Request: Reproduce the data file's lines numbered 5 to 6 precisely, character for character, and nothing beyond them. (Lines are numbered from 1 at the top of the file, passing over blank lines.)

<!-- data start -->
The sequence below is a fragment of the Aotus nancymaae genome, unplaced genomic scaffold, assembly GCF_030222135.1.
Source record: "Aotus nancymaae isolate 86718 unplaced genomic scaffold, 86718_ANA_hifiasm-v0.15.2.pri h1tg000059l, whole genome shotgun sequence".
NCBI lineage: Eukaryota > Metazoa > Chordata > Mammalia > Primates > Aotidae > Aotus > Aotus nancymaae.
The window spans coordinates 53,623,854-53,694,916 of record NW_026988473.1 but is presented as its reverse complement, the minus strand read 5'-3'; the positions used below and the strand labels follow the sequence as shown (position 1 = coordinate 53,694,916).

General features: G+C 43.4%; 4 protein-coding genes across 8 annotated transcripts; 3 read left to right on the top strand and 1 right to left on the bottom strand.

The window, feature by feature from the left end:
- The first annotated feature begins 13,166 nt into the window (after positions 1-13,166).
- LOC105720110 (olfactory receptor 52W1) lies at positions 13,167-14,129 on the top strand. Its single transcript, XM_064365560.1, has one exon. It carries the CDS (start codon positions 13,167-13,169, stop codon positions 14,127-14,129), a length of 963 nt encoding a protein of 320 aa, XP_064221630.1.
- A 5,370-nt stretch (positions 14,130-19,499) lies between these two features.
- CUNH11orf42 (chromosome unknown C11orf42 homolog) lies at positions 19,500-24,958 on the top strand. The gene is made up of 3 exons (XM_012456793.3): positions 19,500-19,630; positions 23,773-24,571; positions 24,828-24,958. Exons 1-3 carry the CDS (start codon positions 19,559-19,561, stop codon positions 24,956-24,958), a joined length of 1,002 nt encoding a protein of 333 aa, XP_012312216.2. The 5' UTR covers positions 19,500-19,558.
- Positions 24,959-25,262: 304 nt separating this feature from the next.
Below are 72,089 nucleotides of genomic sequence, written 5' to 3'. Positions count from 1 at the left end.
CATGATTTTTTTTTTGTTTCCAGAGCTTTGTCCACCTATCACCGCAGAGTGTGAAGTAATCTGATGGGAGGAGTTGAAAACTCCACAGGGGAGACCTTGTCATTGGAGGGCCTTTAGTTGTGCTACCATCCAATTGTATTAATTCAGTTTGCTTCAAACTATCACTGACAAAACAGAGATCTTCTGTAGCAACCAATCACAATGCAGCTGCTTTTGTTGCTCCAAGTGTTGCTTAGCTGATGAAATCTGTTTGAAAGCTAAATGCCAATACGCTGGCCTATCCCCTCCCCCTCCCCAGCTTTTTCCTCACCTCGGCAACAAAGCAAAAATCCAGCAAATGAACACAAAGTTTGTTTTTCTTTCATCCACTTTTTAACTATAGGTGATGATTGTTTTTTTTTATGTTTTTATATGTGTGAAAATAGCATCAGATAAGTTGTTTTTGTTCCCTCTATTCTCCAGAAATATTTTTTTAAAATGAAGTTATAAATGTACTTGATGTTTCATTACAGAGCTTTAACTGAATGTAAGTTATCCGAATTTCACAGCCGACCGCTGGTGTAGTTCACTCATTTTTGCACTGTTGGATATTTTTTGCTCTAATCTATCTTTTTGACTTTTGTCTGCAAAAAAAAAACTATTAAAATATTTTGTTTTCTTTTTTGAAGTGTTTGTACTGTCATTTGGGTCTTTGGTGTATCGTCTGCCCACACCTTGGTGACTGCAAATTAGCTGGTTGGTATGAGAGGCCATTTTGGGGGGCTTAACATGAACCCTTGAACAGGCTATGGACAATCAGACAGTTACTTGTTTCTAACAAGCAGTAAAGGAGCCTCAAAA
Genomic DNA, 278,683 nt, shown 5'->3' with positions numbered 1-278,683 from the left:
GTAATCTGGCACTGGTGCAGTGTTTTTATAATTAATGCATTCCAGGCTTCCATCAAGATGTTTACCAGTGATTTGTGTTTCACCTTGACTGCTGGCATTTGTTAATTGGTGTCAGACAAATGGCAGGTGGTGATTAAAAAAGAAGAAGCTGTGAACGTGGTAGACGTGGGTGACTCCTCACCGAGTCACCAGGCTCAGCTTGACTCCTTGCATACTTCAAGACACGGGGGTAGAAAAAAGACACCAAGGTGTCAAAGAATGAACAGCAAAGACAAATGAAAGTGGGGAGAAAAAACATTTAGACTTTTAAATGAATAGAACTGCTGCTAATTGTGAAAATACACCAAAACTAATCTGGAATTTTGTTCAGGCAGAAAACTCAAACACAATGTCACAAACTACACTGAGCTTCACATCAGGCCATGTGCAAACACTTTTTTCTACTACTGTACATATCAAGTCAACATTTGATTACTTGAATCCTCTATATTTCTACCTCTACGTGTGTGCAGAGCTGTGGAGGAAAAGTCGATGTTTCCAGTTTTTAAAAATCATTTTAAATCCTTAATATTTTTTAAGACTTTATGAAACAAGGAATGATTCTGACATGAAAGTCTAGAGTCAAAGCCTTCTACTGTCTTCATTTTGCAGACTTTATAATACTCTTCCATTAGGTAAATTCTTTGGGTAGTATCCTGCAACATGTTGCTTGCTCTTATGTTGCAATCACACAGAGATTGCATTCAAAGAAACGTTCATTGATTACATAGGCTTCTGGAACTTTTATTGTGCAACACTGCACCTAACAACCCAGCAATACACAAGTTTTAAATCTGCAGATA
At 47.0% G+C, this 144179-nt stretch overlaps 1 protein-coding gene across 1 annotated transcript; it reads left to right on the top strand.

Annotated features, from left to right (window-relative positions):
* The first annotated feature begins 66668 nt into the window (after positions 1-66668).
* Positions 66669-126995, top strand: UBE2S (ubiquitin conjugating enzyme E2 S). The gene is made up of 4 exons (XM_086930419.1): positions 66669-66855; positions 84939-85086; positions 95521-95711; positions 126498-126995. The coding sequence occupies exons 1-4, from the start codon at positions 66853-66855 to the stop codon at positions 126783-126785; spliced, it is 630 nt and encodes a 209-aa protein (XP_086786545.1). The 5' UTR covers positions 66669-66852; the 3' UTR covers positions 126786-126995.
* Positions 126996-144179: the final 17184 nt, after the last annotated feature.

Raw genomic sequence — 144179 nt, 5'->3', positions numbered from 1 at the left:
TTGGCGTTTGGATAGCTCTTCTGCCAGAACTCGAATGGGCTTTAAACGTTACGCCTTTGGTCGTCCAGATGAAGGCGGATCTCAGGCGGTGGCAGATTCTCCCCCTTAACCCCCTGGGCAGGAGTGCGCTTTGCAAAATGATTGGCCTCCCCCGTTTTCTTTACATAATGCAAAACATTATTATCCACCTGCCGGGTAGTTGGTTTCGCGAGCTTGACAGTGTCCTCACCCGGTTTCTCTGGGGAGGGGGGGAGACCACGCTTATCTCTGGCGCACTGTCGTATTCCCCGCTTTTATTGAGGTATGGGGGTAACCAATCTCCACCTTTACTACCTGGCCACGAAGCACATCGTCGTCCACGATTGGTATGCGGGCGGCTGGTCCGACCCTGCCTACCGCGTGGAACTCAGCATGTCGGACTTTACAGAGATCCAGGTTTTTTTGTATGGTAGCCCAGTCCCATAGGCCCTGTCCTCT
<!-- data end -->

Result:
General features: G+C 43.4%; 4 protein-coding genes across 8 annotated transcripts; 3 read left to right on the top strand and 1 right to left on the bottom strand.

The window, feature by feature from the left end: